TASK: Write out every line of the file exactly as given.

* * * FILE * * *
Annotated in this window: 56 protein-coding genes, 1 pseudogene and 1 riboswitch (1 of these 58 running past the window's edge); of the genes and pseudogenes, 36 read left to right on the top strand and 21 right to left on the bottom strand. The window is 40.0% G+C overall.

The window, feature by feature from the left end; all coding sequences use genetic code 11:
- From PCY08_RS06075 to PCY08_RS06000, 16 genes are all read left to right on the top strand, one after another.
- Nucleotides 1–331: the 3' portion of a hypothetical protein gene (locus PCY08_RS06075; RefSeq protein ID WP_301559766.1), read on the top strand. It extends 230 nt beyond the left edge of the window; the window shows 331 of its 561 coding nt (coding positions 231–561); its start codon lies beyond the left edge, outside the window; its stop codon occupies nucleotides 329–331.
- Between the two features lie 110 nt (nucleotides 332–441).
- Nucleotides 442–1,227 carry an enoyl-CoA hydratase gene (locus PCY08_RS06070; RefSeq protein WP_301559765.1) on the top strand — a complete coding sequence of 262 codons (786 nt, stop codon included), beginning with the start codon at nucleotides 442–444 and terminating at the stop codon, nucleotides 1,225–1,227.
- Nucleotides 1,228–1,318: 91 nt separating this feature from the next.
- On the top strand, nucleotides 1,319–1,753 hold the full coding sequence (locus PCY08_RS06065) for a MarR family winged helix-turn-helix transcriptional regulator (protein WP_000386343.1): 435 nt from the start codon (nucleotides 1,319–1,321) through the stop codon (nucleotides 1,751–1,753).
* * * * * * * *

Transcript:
Annotated in this window: 56 protein-coding genes, 1 pseudogene and 1 riboswitch (1 of these 58 running past the window's edge); of the genes and pseudogenes, 36 read left to right on the top strand and 21 right to left on the bottom strand. The window is 40.0% G+C overall.

The window, feature by feature from the left end; all coding sequences use genetic code 11:
- From PCY08_RS06075 to PCY08_RS06000, 16 genes are all read left to right on the top strand, one after another.
- Nucleotides 1–331: the 3' portion of a hypothetical protein gene (locus PCY08_RS06075; RefSeq protein ID WP_301559766.1), read on the top strand. It extends 230 nt beyond the left edge of the window; the window shows 331 of its 561 coding nt (coding positions 231–561); its start codon lies beyond the left edge, outside the window; its stop codon occupies nucleotides 329–331.
- Between the two features lie 110 nt (nucleotides 332–441).
- Nucleotides 442–1,227 carry an enoyl-CoA hydratase gene (locus PCY08_RS06070; RefSeq protein WP_301559765.1) on the top strand — a complete coding sequence of 262 codons (786 nt, stop codon included), beginning with the start codon at nucleotides 442–444 and terminating at the stop codon, nucleotides 1,225–1,227.
- Nucleotides 1,228–1,318: 91 nt separating this feature from the next.
- On the top strand, nucleotides 1,319–1,753 hold the full coding sequence (locus PCY08_RS06065) for a MarR family winged helix-turn-helix transcriptional regulator (protein WP_000386343.1): 435 nt from the start codon (nucleotides 1,319–1,321) through the stop codon (nucleotides 1,751–1,753).